Everyone wants healthier, thicker, and stronger hair. From slapping on every hair mask known to Sephora to popping hair supplements, most of us are willing to do (or buy!) anything that will help us achieve Sofia Vergara-worthy hair. We spoke with a trichologist and celebrity hairstylists to break down everything you need to know about growing thick and long hair once and for all.
We have great hair news for the avocado fanatics among us. According to Michelle Blaisure, product and technical specialist and certified trichologist for Bosley Professional Strength, a diet full of healthy fats is the most important thing to consider if you want thick and healthy hair. “While genetics determines hair texture and curl, our diet plays a role in how genes can get expressed,” Blaisure says. “Be sure to get plenty of good quality protein and good fats like olive oil and Omega 3.” She recommends foods such as salmon, avocados, nuts, vegetables, and fruit to get all the key nutrients needed for growing stronger hair.
Use The Right Shampoo & Conditioner
It's obvious, but different hair types require specific products that cater to their exacting needs. Cutler salon senior stylist Jenny Balding says those with fine hair should look for volume-building shampoo and conditioners, such as the Redken High Rise Volume, to fake thickness and boost shine. For those with coarse hair, Balding suggests products that tame frizz and moisturize, like Ouai’s Smooth Conditioner.
Start With Your Scalp
Don't sleep on your scalp. Well, you know what we mean. The scalp has a rich microbiome of bacteria and fungus necessary to keep the skin-and hair it grows-healthy, explains Blaisure. When we don’t shampoo enough or use harsh chemicals on it, it leads to skin problems that negatively affect hair growth. “The skin has immunity functions and is our first line of defense against toxins and environment aggressors. When the scalp is compromised, the scalp cannot defend itself,” she says. “Keeping a healthy balance of moisture and natural oils is important on scalp just as it is on your face.”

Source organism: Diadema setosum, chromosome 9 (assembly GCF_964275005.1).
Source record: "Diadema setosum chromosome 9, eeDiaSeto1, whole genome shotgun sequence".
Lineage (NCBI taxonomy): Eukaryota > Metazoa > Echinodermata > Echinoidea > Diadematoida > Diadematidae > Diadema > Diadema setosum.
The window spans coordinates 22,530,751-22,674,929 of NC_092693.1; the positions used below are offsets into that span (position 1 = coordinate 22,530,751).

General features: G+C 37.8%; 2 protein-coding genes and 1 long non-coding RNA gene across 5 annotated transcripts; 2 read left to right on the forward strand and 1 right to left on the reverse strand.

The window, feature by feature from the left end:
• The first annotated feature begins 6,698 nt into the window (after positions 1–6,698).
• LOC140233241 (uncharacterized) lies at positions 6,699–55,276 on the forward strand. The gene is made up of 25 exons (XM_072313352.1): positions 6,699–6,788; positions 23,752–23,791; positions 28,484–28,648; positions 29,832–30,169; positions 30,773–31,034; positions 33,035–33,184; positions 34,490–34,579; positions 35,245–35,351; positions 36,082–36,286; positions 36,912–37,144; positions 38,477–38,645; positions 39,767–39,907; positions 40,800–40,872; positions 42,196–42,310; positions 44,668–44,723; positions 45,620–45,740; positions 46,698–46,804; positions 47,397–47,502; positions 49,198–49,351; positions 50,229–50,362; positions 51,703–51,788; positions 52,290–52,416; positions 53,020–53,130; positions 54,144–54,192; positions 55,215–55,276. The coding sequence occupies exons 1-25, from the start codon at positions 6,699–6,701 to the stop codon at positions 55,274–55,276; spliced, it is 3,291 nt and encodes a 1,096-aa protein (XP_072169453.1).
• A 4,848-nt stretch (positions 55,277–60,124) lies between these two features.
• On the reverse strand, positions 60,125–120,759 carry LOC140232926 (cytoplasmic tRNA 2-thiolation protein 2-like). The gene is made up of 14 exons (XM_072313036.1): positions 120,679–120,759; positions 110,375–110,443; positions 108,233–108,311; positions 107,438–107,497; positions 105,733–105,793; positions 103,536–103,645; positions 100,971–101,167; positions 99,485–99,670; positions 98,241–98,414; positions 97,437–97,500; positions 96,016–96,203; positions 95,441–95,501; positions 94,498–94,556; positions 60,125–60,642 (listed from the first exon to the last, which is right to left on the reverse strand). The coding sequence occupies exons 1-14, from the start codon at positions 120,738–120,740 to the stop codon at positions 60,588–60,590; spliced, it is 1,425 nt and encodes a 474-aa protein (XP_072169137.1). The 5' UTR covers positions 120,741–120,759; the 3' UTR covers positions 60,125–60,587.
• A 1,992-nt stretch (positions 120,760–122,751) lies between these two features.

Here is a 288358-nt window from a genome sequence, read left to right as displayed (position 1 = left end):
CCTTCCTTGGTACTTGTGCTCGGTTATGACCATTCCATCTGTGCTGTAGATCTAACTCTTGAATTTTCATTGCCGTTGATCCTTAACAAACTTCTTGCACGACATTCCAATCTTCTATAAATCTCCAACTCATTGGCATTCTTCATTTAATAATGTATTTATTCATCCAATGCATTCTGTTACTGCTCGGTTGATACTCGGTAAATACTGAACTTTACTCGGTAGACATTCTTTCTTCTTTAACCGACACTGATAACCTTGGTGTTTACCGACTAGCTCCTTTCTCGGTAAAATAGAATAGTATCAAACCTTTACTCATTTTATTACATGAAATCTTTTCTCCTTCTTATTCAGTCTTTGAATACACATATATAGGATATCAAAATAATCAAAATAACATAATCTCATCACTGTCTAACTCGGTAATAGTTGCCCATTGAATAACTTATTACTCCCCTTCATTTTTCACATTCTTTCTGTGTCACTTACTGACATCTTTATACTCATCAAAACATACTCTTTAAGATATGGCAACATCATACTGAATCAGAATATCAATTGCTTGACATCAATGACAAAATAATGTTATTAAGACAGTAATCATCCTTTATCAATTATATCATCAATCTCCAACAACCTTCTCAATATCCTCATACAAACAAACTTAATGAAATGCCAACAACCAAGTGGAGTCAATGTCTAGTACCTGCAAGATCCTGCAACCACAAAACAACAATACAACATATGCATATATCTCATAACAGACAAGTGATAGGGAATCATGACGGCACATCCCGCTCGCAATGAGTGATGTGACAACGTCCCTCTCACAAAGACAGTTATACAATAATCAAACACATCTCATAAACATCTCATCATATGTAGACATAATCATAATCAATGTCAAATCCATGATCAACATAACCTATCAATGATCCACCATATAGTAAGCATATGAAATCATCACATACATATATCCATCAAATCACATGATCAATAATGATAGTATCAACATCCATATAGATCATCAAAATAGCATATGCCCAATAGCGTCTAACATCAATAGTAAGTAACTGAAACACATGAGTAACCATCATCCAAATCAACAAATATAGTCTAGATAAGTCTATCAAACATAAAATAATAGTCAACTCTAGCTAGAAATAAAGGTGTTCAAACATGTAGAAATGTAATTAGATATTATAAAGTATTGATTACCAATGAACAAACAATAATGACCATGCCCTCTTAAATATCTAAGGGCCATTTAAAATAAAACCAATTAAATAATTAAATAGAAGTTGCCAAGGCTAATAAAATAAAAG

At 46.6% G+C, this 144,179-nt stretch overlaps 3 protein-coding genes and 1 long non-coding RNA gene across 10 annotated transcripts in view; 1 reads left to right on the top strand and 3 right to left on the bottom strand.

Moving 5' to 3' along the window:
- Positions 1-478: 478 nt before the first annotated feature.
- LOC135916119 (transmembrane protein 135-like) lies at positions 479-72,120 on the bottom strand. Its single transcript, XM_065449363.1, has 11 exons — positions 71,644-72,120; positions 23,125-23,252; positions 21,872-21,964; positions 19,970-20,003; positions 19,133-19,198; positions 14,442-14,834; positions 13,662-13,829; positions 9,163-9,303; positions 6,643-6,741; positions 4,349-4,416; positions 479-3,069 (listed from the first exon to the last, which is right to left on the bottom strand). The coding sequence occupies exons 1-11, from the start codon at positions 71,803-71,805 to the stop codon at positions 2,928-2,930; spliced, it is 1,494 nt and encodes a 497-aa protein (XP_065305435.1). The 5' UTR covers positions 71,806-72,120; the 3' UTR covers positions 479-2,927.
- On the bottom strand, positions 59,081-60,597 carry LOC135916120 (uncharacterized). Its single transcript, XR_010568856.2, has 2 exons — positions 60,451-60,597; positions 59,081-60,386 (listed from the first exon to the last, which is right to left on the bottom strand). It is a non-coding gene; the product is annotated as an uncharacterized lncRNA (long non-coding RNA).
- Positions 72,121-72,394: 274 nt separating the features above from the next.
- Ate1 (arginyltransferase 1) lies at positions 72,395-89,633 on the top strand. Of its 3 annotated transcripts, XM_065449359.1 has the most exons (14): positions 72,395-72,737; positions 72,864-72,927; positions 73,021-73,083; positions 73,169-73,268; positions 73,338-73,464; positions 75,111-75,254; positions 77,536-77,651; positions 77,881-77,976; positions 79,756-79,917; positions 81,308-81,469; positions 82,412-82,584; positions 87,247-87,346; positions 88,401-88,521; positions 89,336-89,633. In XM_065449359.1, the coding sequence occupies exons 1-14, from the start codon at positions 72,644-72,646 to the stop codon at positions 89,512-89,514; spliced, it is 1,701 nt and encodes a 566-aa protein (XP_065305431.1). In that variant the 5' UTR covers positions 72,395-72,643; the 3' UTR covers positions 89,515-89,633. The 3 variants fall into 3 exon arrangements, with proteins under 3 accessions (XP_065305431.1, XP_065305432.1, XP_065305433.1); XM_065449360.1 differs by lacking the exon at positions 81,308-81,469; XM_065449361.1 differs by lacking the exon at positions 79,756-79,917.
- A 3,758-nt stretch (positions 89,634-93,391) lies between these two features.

She blames overuse of hair chemicals and harsh cleaning agents, like baking soda, of stripping the hair and disrupting the scalp skin pH balance. She says to avoid using thickening products that leave behind a heavy residue and make hair look dull and avoid anything with a high pH level.
Linda de Zeeuw, master stylist at Rob Peetoom, suggests massaging your scalp to activate the bloodstream and to avoid washing your hair more than three times a week to keep your scalp healthy. Zeeuw also warns against overusing dry shampoo as it can build a dust layer on your scalp and clog hair follicles, preventing new healthy hair to grow in.
Pop The Right Pills
Balding believes that taking a multivitamin along with a hair supplement can make a big difference. Blaisure agrees, adding that if you are deficient in certain vitamins, minerals, and fatty acids are necessary for healthy hair follicle function and growth. “These need to be added for many people along with a healthy diet,” she says.
Choose something like the Bosley Professional Strength Healthy Hair Vitality Supplements, which are high in anti-inflammatory Omega 3 and horsetail and pumpkin seed extract, or like the Hair La Vie Rx Blend: Clinical Strength Hair Vitamins, which contains powerhouse ingredients such as a bioavailable of keratin to improve hair growth.
Ditch Hot Tools
We know it can be hard to break up with your hair dryer or flat iron. But if you truly want healthier hair, start writing that breakup text. “Keeping hot tool use at a minimum will lessen hair damage,” says Balding. “It will make a huge difference.” She says that if you cannot stay away from your favorite hot tools (guilty), you must to use a heat protectant spray, like the Cutler Protectant Treatment Spray, and a hot tool brand that regulates heat and temperature evenly, like the T3 Single Pass Straight Iron. We also love the new Dyson Airwrap Styler, a styling tool and dryer hybrid that uses air and minimal heat to dry and curl hair.
Brush, Brush, Brush
When's the last time you actually gave thought to brushing your hair? Regular and deliberate brushing can affect your hair’s thickness, says Blaisure, because it helps distribute the natural oils that will help protect it from damage and add shine. Brushing everyday, regardless of your hair texture, will also help exfoliate the scalp and remove dead hair, says Balding.
But it’s only helpful if you’re using the right brush. Zeeuw suggests using a boar-bristle brush, like the culty Mason Pearson. “You will polish the hair and it gets its natural glow because you are dividing the natural oils from the scalp into the hair,” she says. As for the biggest hair brush faux pas? “Don’t use a plastic brush,” she says. “That will damage your hair and make it static-y.”
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